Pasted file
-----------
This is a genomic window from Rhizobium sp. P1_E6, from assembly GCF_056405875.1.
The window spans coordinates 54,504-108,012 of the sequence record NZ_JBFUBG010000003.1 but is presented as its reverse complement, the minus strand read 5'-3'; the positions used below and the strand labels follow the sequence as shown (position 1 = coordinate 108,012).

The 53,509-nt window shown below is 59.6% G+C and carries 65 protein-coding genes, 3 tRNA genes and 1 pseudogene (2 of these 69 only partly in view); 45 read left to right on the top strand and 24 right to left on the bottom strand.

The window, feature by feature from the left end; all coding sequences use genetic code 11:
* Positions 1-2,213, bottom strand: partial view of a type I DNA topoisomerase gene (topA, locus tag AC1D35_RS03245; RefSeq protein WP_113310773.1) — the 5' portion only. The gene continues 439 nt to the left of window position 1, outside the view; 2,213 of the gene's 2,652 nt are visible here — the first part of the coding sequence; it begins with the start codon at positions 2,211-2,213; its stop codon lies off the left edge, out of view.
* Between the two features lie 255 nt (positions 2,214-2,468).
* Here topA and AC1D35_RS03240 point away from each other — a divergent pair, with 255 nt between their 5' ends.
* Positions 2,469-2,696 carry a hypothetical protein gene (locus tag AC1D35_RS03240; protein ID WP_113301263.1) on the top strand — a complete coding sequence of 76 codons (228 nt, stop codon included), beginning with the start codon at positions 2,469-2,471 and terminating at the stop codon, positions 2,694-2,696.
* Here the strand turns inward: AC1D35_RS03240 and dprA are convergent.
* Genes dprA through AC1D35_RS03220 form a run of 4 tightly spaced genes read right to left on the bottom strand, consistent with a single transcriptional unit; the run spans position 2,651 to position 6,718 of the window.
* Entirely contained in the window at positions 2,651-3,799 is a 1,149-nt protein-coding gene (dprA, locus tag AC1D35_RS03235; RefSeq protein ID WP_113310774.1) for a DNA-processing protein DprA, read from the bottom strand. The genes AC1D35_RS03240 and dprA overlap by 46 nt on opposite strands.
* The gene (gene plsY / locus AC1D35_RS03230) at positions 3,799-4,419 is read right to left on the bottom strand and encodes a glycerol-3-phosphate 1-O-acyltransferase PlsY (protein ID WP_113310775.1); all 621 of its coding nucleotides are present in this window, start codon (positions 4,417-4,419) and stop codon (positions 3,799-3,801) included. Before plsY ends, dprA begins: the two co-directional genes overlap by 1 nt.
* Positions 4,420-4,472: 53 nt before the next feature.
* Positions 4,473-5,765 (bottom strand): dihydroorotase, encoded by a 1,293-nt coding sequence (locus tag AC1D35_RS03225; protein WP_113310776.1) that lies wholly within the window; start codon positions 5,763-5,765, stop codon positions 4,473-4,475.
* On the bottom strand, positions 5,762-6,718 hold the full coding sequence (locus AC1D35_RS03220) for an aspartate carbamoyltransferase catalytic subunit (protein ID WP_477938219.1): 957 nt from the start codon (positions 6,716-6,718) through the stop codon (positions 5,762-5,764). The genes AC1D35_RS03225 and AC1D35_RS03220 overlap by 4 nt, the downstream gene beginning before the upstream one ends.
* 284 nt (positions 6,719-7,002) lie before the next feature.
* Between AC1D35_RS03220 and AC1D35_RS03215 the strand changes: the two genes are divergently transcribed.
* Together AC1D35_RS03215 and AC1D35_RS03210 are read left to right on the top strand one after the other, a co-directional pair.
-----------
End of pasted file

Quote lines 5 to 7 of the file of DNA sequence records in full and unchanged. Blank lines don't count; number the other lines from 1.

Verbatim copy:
* Positions 1-2,213, bottom strand: partial view of a type I DNA topoisomerase gene (topA, locus tag AC1D35_RS03245; RefSeq protein WP_113310773.1) — the 5' portion only. The gene continues 439 nt to the left of window position 1, outside the view; 2,213 of the gene's 2,652 nt are visible here — the first part of the coding sequence; it begins with the start codon at positions 2,211-2,213; its stop codon lies off the left edge, out of view.
* Between the two features lie 255 nt (positions 2,214-2,468).
* Here topA and AC1D35_RS03240 point away from each other — a divergent pair, with 255 nt between their 5' ends.